The cities of Englewood and Littleton staged a community forum Nov. 7 to get citizen reaction to an emerging study of potential cooperative fire and medical services between the Englewood Fire Department and Littleton Fire Rescue.
The forum at the Littleton Center attracted about 35 people and about half a dozen fire service personnel. During the public comment period, one person spoke in favor of the proposed merger in glowing terms, while two others were against the proposal.
A separate meeting last Thursday night was scheduled at an Englewood location and moderated by two consultants from an Oregon company studying the fire department operations.
The two cities announced in a news release last summer that they had jointly commissioned Emergency Services Consulting International of Wilsonville, Ore., to evaluate “the feasibility of shared services, including the possibility of joint management or a merger.” No decision has been made.
The Englewood Fire Department provides fire suppression and emergency medical services, has three stations and a staff of 51. Littleton Fire Rescue serves Littleton, Highlands Ranch and the Littleton Fire Protection District and has 136 on staff.
The ESCI consultants, Martin Goughnour and James M. Broman, moderated the meeting at the Littleton Center.
ESCI specializes in consulting services for the departments and various government entities. Goughnour is the senior vice president of the western region of ESCI, and Broman is a former fire chief turned ESCI consultant.
The Nov. 7 meeting included a PowerPoint presentation showing preliminary results of an ESCI study examining the management structures, community support, critical issues and personnel of both the Littleton and Englewood fire departments.
Neither copies of the PowerPoint or the study were made available to the public. The study is expected to be turned over to city officials in December and made public after that, Broman said.
It was not apparent from the material presented in the PowerPoint what a cooperatively managed fire and medical services department would look like, what it would be called, whether it would involve layoffs, or how much money would be saved if a merger took place.
“Littleton and Englewood have a history of working together. There’s a lot of evidence that cooperative arrangements are more efficient,” consultant Broman said. “The city wondered if they could be doing more.”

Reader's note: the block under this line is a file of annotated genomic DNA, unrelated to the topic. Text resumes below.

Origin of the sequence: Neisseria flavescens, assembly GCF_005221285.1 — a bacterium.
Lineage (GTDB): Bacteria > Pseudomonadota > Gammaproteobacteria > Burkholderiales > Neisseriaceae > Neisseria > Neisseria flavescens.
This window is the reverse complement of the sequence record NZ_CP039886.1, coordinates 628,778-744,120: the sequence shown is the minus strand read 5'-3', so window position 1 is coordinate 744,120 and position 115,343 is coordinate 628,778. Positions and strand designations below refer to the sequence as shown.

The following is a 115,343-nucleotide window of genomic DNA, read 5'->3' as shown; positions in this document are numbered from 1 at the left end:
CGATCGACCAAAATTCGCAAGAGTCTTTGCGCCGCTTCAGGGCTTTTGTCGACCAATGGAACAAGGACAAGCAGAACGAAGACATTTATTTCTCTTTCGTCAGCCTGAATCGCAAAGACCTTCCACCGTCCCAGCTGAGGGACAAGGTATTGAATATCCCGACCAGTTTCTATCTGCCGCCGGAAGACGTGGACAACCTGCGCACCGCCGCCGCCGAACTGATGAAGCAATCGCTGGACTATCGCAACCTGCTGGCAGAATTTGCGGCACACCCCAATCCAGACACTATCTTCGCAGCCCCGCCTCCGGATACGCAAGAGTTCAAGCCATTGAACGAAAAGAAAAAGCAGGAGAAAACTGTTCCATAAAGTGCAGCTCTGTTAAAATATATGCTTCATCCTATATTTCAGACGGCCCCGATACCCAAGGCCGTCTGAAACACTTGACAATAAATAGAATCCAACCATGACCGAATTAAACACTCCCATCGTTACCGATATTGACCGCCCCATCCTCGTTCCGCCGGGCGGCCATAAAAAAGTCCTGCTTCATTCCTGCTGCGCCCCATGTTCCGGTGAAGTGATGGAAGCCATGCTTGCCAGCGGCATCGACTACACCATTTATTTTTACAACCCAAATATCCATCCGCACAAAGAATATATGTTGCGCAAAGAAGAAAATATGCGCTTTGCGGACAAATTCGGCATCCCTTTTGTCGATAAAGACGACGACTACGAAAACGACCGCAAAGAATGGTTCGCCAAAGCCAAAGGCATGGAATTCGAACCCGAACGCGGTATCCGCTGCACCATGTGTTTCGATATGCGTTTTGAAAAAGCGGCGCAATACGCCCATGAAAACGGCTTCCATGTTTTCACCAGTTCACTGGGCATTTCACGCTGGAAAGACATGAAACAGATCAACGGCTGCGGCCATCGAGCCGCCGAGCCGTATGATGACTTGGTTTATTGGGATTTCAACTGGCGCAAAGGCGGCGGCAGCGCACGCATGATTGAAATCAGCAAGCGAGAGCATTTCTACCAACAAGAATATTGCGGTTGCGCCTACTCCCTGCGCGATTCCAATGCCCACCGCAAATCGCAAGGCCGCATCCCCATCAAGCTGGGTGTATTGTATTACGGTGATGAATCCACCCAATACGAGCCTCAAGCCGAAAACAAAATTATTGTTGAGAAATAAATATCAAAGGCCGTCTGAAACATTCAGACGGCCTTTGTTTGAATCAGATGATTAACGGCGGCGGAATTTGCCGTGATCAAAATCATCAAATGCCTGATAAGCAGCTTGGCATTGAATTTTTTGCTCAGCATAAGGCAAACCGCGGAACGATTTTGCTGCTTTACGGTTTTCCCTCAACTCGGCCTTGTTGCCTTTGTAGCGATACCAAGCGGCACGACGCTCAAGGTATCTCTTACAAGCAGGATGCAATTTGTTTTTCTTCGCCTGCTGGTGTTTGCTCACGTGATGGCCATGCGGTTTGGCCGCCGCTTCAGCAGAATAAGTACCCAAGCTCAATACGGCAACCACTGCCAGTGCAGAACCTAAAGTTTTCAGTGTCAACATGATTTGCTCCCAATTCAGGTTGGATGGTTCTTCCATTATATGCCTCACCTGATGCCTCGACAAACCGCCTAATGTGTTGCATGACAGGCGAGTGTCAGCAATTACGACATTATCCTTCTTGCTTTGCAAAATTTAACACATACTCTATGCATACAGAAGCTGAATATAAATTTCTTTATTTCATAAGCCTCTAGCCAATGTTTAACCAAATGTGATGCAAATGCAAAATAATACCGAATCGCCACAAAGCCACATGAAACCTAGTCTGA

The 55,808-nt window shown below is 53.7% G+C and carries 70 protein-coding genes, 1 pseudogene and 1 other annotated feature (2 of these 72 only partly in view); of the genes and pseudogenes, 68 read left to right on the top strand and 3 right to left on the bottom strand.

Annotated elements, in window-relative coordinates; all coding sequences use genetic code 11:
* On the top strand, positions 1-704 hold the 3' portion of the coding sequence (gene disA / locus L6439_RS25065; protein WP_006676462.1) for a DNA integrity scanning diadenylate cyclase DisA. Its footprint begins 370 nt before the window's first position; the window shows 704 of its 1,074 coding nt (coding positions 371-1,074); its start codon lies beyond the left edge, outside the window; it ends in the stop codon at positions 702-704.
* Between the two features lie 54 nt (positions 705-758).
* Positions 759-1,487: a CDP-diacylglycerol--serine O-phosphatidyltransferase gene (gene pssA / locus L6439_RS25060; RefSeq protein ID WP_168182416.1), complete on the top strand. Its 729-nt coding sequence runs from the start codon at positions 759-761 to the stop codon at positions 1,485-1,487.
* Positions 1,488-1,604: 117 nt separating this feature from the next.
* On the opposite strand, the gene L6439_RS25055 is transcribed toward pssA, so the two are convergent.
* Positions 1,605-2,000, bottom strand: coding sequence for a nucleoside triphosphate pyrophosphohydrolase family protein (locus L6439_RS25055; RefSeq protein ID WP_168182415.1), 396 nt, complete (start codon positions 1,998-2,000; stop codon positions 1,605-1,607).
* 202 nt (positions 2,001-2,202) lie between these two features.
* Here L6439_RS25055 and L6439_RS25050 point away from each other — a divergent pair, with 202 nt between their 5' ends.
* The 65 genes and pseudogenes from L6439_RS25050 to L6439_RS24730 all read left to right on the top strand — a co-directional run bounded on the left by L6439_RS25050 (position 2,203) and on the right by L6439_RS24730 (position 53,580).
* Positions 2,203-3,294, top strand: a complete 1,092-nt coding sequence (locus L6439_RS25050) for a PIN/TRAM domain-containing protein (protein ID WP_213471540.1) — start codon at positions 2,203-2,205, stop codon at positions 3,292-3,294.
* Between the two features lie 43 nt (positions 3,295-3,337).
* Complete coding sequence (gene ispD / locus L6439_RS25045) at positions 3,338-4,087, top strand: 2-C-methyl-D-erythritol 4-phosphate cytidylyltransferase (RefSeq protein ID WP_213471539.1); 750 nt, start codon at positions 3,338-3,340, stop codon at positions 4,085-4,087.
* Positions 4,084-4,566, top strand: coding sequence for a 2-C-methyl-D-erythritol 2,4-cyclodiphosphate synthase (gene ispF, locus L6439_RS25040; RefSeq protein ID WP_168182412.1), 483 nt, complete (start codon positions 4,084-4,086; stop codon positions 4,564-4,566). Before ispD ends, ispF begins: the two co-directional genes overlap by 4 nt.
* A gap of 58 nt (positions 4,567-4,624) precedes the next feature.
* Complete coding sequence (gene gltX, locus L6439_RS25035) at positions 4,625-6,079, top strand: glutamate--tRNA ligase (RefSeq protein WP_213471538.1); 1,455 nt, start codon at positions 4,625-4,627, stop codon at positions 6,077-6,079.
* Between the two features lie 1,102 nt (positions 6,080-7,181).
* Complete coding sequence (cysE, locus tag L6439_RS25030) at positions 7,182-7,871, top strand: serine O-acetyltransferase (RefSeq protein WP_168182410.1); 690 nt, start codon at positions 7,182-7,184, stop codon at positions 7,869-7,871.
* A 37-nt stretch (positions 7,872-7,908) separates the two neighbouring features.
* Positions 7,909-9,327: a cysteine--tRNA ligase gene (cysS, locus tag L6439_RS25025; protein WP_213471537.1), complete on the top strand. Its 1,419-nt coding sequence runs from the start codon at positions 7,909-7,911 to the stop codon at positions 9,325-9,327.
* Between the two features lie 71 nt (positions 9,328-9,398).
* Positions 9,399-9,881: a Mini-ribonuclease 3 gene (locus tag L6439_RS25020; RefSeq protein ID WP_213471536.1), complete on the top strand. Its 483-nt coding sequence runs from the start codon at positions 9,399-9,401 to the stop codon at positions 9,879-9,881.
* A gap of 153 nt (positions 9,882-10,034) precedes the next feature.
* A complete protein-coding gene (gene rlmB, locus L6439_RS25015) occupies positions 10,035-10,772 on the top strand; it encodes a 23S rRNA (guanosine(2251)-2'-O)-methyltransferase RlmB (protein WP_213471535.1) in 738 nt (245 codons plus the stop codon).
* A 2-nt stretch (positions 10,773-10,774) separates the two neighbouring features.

The factor driving consolidation is money. “The amount of money available to the cities has eroded, and the cost of doing business continues to go up,” Broman said. “The solution is either to reduce operations or combine operations.”
Goughnour said the consulting firm had collected 120 pages of baseline information on current operations, including the frequency of concurrent calls.
An independent financial analysis showed that revenue for fire and medical services had declined from $16.1 million in 2008 to $15.7 million in 2012, Goughnour said.
In the face of declining revenues, there are several common strategies: maintain status quo; create a fire authority; link up with an existing fire authority, form a fire district; or join another fire department, he said.
During the question-and-answer period, a couple of people asked about the impact on staffing and projected cost savings, but the consultants said they had not worked out staffing demands or the dollar amounts.
One member of the audience wanted to know who would provide service to the TrailMark subdivision in Littleton. He also wondered what happened to a previously commissioned study of merging with the South Metro Fire District.
During the public comment period, Littleton resident Pete Webb, a former member of the Littleton Fire board, said there were demonstrated efficiencies to be gained by a merger. “Municipal fiefdoms should end,” Webb said.
A merger can improve response time, save money and set an example for other cities, Webb said. He pointed to Edgewater, which voted to merge its volunteer fire department with the Wheat Ridge Fire Department.
Webb suggested a good name for a combined fire agency would be “United South Fire Authority.”
Another individual deplored the possible merger, based on the record of the joint Englewood/Littleton water and sewer service project. “It’s not going that well,” he said. “When does a city stop being a city? We need control of our budget.”
Another person also complained about the Littleton/Englewood sewage plant. “It was a $50 million expansion that wasn’t needed,” she said.
“I chose to live in Littleton, not Englewood. The government is here to provide basic needs. There are other budgets that need to be cut,” she said.
She was worried that a merger could mean forming another special district and adding another layer of expense without cutting existing taxes. “I have a feeling it’s a shell game way of creating another revenue stream.”
A joint presentation of the study results is to be scheduled in December.
Other cooperative projects between Englewood and Littleton include a regional sewer treatment plant and an animal shelter.